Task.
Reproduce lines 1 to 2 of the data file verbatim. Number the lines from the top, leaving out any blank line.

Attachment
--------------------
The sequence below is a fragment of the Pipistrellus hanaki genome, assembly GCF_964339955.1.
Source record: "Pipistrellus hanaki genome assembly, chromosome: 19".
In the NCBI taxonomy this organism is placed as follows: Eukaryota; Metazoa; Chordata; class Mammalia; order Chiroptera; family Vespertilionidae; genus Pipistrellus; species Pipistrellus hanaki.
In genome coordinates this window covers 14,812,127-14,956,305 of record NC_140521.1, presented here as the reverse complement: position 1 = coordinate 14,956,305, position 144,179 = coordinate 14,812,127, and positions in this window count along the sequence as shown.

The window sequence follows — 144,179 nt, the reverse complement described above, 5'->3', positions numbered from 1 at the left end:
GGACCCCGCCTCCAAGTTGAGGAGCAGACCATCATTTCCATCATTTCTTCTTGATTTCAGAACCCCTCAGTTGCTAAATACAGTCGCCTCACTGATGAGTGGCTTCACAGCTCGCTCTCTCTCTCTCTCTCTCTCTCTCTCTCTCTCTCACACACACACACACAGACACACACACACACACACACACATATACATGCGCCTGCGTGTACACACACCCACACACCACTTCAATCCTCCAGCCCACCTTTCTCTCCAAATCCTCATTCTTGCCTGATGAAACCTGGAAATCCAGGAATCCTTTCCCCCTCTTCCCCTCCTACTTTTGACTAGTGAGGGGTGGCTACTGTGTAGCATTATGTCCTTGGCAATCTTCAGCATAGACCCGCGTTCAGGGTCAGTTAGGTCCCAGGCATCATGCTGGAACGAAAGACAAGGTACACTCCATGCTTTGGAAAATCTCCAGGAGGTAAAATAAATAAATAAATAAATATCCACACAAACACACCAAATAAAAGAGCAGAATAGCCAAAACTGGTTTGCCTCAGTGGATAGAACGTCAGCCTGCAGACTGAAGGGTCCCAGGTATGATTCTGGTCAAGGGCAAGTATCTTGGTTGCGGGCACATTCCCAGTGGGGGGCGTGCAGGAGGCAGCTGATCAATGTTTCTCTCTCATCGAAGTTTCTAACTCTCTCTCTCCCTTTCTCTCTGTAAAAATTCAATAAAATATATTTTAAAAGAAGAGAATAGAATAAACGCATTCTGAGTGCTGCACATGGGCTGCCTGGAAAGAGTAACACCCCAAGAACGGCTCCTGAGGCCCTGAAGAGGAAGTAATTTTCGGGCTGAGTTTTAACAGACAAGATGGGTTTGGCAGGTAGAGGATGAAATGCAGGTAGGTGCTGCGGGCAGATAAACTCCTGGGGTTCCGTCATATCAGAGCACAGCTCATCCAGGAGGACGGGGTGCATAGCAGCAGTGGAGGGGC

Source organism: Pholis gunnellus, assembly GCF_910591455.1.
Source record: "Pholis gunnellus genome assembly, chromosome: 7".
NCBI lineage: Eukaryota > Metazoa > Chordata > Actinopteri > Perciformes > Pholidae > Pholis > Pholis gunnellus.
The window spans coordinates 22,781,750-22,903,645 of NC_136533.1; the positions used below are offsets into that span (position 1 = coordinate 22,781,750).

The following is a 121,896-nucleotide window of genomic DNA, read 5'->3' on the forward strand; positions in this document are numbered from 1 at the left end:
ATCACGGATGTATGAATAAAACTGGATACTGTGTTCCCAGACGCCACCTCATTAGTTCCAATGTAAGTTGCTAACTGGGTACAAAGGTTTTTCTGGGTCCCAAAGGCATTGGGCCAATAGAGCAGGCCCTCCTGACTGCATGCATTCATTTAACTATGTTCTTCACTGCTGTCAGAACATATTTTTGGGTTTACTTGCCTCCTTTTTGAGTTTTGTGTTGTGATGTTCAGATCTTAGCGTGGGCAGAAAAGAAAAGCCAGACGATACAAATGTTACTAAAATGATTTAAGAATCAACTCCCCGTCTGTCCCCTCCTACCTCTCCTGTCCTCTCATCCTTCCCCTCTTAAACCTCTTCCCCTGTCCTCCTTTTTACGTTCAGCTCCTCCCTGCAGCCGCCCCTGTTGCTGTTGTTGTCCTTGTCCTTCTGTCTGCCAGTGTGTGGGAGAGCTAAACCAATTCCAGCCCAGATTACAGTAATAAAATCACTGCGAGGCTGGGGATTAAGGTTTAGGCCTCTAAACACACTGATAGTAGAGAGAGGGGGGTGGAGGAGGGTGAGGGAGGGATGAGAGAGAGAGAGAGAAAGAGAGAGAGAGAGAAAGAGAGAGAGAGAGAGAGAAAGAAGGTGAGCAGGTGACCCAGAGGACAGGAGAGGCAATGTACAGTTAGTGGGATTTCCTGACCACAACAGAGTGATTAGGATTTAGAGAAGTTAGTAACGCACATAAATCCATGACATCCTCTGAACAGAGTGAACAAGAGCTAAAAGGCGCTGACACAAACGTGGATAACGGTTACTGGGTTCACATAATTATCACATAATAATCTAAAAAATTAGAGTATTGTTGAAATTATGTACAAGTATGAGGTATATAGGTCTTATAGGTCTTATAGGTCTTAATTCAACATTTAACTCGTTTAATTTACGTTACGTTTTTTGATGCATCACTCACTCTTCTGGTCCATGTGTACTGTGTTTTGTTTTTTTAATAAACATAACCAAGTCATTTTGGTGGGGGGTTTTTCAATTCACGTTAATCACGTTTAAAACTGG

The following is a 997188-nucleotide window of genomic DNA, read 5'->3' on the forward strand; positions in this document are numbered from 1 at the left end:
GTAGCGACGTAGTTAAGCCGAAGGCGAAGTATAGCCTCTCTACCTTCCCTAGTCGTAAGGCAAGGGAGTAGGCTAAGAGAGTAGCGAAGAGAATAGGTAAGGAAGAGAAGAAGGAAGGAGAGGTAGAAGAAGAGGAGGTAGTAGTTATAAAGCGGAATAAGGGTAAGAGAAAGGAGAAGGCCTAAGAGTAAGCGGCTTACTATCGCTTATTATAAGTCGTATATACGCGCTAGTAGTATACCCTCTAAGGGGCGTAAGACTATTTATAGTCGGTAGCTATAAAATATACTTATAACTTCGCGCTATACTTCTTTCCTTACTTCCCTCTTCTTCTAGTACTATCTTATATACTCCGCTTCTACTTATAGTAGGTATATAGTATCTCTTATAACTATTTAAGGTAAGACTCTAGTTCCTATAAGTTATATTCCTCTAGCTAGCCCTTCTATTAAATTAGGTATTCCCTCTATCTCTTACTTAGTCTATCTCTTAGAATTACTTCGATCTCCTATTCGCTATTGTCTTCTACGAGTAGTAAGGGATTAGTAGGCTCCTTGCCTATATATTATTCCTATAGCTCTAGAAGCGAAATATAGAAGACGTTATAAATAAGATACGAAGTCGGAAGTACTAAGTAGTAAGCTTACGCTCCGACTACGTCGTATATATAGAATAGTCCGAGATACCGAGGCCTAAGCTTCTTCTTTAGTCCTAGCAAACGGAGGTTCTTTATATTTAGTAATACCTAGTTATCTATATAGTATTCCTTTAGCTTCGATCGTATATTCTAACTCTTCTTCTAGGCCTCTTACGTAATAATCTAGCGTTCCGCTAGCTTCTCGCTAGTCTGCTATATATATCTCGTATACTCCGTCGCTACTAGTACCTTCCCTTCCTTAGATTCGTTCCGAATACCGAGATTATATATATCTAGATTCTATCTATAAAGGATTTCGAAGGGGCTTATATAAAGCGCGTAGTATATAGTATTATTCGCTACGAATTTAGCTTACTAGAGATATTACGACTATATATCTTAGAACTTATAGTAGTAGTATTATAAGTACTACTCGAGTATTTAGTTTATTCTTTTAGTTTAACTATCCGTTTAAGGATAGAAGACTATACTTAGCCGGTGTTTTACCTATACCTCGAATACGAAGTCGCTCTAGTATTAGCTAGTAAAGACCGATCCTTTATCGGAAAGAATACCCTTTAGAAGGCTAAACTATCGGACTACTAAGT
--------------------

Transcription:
The sequence below is a fragment of the Pipistrellus hanaki genome, assembly GCF_964339955.1.
Source record: "Pipistrellus hanaki genome assembly, chromosome: 19".